I didn't ask him to cut his hair, trim back his nails or take out his earrings – just that he wear a suit.
    He was very sweet and accommodating about it.

    Had I gotten married *this* year, we probably would have had to work some kind of different compromise as (s)he presents as female pretty much 24/7 these days and nearly everyone in the family is aware of his/her new gender status.

    It *is* tough as there's no real cultural presidence yet for handling gender fluidity/neutrality.
    I'm so glad you and the bride were able to work out compromises that worked for all involved.
    Wootz!

    • Have you been able to talk to your father about what pronouns your father is using? In general, most folks don't go by his/her or (s)he.

      2 agree
      • When we're in public together, (s)he'd prefer female pronouns; when among family we can continue to use the male identifiers.
        He's still our father and even ten or fifteen years from now my brothers and I will likely still be identifying him as male. He's okay with that.
        When speaking of him/her in a neutral setting such as this, I go back and forth.

        The hardest thing for me has been, "What do I call you public? Obviously Dad/Father/Daddy won't work."
        We've settled on "Didi".

        3 agree
  4. Maybe it is just me but the number of "she said she would permit me to wear" and "she tried to convince me to wear"s in this story make me sad. I had three fabulous cis-gendered women in my bridal "posse" and all I said to them is "wear something that makes you feel fabulous." They each wore something they could afford, felt comfortable in and flattered their figure. I have a photo of the four of us from that day and I LOVE it. What they are wearing doesn't match at all, but the love in the photo is overwhelming. That's what should matter with "bridal parties", not dresses, skirts, color, shoes, make-up, etc!

    19 agree
    • My thoughts exactly! I couldn't believe no one had said that yet. I would never even think to ask an agender person to present one way or the other.

      4 agree
    • I'd say it's because ultimately the wedding is about the bride, not the guests. It has nothing to do with anyone's gender identity, and the bride would have been "permitting" and "convincing" the other bridesmaids to wear similar things regardless.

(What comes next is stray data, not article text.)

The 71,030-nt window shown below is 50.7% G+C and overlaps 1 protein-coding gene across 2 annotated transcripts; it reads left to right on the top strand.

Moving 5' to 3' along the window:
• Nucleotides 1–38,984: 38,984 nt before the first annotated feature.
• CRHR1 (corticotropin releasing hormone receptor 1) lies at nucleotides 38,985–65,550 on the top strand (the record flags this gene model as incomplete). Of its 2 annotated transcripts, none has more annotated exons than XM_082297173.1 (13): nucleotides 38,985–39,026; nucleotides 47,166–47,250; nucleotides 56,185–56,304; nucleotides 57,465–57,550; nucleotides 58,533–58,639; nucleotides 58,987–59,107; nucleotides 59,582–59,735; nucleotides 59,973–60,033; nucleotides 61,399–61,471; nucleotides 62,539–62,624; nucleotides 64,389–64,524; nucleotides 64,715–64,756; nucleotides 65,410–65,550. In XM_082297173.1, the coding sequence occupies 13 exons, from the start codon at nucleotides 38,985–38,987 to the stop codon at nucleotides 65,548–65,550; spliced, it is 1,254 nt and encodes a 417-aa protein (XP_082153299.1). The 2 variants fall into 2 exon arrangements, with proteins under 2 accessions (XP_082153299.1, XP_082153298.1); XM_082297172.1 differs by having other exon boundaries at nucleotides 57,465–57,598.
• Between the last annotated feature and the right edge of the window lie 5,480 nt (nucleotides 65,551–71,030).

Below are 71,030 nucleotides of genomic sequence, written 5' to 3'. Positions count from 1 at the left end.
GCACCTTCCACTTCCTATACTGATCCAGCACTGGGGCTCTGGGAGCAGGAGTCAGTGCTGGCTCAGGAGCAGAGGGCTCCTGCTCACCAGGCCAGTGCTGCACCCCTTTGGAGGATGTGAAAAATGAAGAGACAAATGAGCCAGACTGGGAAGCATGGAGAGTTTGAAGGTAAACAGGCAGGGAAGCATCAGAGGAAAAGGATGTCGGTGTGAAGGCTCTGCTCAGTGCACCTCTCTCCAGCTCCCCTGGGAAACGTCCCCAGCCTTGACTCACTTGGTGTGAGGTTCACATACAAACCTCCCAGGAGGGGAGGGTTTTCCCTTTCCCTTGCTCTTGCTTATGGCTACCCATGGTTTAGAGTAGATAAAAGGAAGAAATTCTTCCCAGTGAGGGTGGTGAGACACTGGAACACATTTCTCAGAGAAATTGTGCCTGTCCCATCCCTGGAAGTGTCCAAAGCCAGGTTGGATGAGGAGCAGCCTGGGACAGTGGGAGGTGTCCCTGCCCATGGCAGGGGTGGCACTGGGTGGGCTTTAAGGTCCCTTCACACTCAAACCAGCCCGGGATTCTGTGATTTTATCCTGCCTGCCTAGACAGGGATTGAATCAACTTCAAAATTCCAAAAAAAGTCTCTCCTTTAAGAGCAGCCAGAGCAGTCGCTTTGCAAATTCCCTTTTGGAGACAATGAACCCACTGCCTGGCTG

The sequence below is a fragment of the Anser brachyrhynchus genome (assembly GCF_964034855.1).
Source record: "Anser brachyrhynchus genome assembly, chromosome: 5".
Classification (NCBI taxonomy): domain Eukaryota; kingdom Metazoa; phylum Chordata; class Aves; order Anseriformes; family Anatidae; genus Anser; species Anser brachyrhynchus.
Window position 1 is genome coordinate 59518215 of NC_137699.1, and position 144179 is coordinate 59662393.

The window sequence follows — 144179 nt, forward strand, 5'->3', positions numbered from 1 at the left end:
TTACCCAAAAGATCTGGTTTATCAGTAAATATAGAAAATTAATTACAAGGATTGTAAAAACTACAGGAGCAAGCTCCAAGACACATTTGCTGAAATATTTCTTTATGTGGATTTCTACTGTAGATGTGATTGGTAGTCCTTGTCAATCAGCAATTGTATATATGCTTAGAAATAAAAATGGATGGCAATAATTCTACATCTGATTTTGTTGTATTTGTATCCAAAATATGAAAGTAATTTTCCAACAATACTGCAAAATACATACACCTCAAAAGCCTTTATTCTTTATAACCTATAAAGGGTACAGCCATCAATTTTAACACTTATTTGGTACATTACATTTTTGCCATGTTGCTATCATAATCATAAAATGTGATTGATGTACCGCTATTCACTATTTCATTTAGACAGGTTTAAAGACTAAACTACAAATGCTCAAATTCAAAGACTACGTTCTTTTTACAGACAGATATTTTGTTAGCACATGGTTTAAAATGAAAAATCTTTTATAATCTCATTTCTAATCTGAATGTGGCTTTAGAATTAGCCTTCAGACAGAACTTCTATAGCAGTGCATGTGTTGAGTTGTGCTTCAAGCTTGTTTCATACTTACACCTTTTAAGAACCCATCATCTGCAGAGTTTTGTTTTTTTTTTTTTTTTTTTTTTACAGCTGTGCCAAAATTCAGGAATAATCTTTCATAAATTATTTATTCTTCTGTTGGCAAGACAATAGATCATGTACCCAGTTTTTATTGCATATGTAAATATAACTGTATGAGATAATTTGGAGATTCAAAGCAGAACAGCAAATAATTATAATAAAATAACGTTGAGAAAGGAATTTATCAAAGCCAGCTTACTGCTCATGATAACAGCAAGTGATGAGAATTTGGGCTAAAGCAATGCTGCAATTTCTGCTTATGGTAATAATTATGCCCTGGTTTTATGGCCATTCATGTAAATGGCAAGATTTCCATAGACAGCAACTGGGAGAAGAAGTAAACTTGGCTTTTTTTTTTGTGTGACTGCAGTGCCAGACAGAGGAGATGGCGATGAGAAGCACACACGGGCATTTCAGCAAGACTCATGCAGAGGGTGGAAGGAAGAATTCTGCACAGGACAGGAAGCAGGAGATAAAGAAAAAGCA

5 agree
    • I thought this too. Not to take away from the bride being accepting of her friends non-binary status but … the thought has never even crossed my mind to mention nails, or shoes, or make-up to any of my attendants. They're grown ups, they'll figure it out. The only thing I chose for them was the dress, but even that was a group effort.

      2 agree
    • I have to agree. When I got married, it was "as long as you're wearing clothes and shoes, I'm good." One of my bridesmaids had hair about the length of the author's… I'd have never considered telling her to put an accessory in her hair? Especially if I knew she was transitioning or non-binary? Don't misunderstand, I'm super thrilled the author was willing to compromise and able to do so without feeling they were being treated unfairly, but the pumps and hair accessory thing really rubbed me the wrong way. You know your friend is non-binary, why are you pushing pumps? Why is it not just "whatever makes you comfortable"? No one is going to be looking at your bridesmates' shoes or hair.

  5. This makes me feel so happy and validated. I am also a nonbinary person, but I tend to gravitate from feminine-androgynous rather than androgynous-masculine. my sister made me the maid of honor in her wedding & forced me to shave all my body hair beforehand, which is integral to my identity and presentation. I tried to back out of the wedding but my family coerced me into staying in. I hope more brides take a leaf out of your friends book and are supportive and affirming to the special nb people in their lives!!!

    3 agree
  6. I loved this article. I think it's so important not to force your ideals on your friends- binary and non- who stand in your wedding. I'm so happy to read about acceptable compromises being found and implemented.

    1 agrees
  7. Thank you for posting this! My youngest sibling is non-biary. They were a bridesmaid for our middle sister's wedding a few years ago and I wanted them to be in my wedding party but wasn't sure how to approach the subject since their transition. The term bridesmate is perfect! <3